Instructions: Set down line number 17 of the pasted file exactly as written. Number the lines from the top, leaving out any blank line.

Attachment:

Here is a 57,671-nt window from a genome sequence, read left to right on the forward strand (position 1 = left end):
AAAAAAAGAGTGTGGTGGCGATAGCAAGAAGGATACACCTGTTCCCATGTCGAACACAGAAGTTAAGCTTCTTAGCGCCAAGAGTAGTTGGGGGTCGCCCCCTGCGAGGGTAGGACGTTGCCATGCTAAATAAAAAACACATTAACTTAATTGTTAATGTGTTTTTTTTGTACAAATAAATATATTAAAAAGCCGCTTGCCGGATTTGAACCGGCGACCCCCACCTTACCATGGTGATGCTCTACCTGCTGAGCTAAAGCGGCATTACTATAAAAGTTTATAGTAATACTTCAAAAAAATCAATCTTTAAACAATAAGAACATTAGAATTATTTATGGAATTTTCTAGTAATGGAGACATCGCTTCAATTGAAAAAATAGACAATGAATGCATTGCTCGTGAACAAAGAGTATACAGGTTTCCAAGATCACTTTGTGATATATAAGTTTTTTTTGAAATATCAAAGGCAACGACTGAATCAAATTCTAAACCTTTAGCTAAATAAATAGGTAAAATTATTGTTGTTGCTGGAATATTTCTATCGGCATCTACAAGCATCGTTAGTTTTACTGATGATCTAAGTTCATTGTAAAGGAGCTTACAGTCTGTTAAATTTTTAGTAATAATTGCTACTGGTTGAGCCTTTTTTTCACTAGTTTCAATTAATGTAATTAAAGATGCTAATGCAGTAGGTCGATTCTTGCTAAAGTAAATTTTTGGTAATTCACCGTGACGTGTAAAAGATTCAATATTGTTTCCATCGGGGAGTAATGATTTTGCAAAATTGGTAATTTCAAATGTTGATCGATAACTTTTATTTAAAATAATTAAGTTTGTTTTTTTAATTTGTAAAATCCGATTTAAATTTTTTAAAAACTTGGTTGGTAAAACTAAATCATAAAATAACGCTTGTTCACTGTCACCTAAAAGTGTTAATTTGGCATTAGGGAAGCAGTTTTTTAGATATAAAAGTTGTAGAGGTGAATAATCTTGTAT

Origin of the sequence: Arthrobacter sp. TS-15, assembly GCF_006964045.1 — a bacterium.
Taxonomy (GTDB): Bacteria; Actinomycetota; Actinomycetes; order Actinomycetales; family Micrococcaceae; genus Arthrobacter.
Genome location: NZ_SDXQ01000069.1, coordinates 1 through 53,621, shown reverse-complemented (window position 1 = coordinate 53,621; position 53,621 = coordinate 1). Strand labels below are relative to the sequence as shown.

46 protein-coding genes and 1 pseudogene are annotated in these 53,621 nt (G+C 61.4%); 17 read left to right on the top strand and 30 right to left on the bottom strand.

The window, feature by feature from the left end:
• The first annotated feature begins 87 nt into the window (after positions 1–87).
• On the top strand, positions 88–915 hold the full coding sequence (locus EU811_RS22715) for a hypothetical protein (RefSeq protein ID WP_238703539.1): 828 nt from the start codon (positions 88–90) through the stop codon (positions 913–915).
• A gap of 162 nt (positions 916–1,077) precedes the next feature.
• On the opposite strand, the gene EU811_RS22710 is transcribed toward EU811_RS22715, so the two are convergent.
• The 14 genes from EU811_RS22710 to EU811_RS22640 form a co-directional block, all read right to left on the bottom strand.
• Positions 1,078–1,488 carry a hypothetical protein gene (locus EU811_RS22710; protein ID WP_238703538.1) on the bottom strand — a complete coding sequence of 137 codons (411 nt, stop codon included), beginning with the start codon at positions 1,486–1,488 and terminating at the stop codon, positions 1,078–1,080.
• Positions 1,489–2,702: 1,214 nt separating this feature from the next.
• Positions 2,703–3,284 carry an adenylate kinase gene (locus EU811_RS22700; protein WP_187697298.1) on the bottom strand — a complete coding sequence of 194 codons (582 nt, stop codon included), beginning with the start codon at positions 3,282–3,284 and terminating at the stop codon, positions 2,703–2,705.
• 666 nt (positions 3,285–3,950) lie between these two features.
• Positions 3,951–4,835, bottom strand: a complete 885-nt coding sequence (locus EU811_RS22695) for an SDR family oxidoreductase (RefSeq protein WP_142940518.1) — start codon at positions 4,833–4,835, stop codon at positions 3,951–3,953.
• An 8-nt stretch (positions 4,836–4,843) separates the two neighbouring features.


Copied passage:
• Positions 3,951–4,835, bottom strand: a complete 885-nt coding sequence (locus EU811_RS22695) for an SDR family oxidoreductase (RefSeq protein WP_142940518.1) — start codon at positions 4,833–4,835, stop codon at positions 3,951–3,953.